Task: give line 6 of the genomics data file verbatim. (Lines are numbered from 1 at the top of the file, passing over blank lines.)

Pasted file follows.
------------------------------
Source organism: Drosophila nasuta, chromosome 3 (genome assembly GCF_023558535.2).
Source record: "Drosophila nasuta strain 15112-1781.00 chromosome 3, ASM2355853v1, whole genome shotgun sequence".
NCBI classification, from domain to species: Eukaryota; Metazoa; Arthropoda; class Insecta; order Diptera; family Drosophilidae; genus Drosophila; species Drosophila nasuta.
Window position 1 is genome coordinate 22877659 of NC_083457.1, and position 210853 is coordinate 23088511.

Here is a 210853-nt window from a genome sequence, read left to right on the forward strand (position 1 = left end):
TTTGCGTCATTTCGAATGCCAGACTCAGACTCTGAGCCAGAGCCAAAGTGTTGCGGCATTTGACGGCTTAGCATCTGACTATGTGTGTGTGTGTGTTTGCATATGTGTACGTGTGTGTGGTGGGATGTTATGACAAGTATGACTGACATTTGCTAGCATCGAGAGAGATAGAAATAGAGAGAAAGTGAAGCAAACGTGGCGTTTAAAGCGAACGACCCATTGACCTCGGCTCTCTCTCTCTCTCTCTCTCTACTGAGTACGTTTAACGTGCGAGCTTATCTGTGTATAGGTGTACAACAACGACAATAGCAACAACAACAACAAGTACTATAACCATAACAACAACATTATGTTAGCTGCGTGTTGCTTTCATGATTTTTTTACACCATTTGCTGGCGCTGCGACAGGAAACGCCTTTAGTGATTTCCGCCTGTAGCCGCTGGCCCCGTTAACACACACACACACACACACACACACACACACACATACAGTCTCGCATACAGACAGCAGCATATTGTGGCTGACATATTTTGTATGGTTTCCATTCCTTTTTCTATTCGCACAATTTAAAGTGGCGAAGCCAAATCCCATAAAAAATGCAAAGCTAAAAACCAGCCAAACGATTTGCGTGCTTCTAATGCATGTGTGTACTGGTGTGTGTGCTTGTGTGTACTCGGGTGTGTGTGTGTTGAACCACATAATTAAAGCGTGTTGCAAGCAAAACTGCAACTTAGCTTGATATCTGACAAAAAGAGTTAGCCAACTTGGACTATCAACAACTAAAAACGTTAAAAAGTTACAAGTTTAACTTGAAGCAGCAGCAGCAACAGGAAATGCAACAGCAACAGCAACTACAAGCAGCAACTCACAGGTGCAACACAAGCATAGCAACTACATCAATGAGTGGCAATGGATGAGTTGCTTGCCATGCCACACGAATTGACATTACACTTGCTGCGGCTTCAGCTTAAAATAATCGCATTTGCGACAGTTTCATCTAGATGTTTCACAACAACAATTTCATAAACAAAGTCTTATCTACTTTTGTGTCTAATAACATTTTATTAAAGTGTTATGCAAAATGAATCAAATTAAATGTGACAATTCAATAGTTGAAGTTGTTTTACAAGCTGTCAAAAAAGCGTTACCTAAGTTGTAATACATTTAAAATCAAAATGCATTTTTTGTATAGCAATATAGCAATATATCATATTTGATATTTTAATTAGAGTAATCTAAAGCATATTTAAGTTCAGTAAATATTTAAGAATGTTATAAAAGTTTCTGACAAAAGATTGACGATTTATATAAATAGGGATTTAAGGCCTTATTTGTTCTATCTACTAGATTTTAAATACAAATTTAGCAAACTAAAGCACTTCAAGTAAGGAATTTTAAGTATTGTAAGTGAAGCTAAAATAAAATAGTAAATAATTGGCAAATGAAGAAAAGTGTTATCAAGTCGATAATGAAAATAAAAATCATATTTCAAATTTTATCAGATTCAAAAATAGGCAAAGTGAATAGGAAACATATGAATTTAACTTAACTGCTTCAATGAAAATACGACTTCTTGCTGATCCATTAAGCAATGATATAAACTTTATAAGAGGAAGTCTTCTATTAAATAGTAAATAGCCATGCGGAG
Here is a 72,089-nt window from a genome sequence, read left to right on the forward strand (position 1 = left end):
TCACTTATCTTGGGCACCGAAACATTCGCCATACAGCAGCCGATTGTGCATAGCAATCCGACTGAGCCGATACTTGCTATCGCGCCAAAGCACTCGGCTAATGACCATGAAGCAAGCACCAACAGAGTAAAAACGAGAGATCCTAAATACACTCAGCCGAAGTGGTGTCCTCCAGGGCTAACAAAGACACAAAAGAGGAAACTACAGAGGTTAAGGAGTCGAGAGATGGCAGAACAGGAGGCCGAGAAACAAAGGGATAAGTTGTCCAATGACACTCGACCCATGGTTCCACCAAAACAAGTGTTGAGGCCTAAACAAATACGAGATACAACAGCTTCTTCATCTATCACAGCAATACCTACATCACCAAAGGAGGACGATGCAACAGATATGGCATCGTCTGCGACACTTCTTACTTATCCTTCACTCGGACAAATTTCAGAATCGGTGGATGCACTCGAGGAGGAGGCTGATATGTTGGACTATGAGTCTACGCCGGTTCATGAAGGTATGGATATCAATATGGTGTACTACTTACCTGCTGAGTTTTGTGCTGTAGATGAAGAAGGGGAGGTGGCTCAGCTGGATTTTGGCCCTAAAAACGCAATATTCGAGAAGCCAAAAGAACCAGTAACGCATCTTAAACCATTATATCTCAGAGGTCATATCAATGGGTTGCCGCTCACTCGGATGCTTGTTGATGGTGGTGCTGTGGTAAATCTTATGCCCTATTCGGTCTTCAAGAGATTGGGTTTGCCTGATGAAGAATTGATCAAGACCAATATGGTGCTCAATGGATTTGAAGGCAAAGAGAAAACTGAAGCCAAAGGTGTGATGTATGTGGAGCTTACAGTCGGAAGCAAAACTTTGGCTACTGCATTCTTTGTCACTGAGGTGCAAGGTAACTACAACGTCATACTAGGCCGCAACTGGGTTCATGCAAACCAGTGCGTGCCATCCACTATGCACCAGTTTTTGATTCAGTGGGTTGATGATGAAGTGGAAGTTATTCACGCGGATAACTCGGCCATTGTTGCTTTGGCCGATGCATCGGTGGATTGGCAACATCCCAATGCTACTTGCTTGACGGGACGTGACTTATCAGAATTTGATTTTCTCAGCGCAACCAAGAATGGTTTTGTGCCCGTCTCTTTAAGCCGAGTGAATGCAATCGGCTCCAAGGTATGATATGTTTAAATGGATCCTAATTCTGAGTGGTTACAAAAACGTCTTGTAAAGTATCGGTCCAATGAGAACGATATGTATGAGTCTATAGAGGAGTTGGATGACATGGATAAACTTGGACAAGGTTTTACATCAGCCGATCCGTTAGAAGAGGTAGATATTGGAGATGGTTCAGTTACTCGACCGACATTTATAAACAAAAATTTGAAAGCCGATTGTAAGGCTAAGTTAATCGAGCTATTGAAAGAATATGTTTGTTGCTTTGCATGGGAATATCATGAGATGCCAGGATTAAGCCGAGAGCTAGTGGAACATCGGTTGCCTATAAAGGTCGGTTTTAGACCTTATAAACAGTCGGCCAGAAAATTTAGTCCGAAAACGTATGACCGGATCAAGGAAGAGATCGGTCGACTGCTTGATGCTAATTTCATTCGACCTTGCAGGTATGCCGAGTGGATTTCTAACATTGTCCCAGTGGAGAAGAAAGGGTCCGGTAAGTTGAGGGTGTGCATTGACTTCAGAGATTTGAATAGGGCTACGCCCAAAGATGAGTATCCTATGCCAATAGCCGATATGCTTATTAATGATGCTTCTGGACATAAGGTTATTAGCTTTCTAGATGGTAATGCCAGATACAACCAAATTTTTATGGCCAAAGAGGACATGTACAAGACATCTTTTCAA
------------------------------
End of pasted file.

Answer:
TTTGCGTCATTTCGAATGCCAGACTCAGACTCTGAGCCAGAGCCAAAGTGTTGCGGCATTTGACGGCTTAGCATCTGACTATGTGTGTGTGTGTGTTTGCATATGTGTACGTGTGTGTGGTGGGATGTTATGACAAGTATGACTGACATTTGCTAGCATCGAGAGAGATAGAAATAGAGAGAAAGTGAAGCAAACGTGGCGTTTAAAGCGAACGACCCATTGACCTCGGCTCTCTCTCTCTCTCTCTCTCTACTGAGTACGTTTAACGTGCGAGCTTATCTGTGTATAGGTGTACAACAACGACAATAGCAACAACAACAACAAGTACTATAACCATAACAACAACATTATGTTAGCTGCGTGTTGCTTTCATGATTTTTTTACACCATTTGCTGGCGCTGCGACAGGAAACGCCTTTAGTGATTTCCGCCTGTAGCCGCTGGCCCCGTTAACACACACACACACACACACACACACACACACACATACAGTCTCGCATACAGACAGCAGCATATTGTGGCTGACATATTTTGTATGGTTTCCATTCCTTTTTCTATTCGCACAATTTAAAGTGGCGAAGCCAAATCCCATAAAAAATGCAAAGCTAAAAACCAGCCAAACGATTTGCGTGCTTCTAATGCATGTGTGTACTGGTGTGTGTGCTTGTGTGTACTCGGGTGTGTGTGTGTTGAACCACATAATTAAAGCGTGTTGCAAGCAAAACTGCAACTTAGCTTGATATCTGACAAAAAGAGTTAGCCAACTTGGACTATCAACAACTAAAAACGTTAAAAAGTTACAAGTTTAACTTGAAGCAGCAGCAGCAACAGGAAATGCAACAGCAACAGCAACTACAAGCAGCAACTCACAGGTGCAACACAAGCATAGCAACTACATCAATGAGTGGCAATGGATGAGTTGCTTGCCATGCCACACGAATTGACATTACACTTGCTGCGGCTTCAGCTTAAAATAATCGCATTTGCGACAGTTTCATCTAGATGTTTCACAACAACAATTTCATAAACAAAGTCTTATCTACTTTTGTGTCTAATAACATTTTATTAAAGTGTTATGCAAAATGAATCAAATTAAATGTGACAATTCAATAGTTGAAGTTGTTTTACAAGCTGTCAAAAAAGCGTTACCTAAGTTGTAATACATTTAAAATCAAAATGCATTTTTTGTATAGCAATATAGCAATATATCATATTTGATATTTTAATTAGAGTAATCTAAAGCATATTTAAGTTCAGTAAATATTTAAGAATGTTATAAAAGTTTCTGACAAAAGATTGACGATTTATATAAATAGGGATTTAAGGCCTTATTTGTTCTATCTACTAGATTTTAAATACAAATTTAGCAAACTAAAGCACTTCAAGTAAGGAATTTTAAGTATTGTAAGTGAAGCTAAAATAAAATAGTAAATAATTGGCAAATGAAGAAAAGTGTTATCAAGTCGATAATGAAAATAAAAATCATATTTCAAATTTTATCAGATTCAAAAATAGGCAAAGTGAATAGGAAACATATGAATTTAACTTAACTGCTTCAATGAAAATACGACTTCTTGCTGATCCATTAAGCAATGATATAAACTTTATAAGAGGAAGTCTTCTATTAAATAGTAAATAGCCATGCGGAG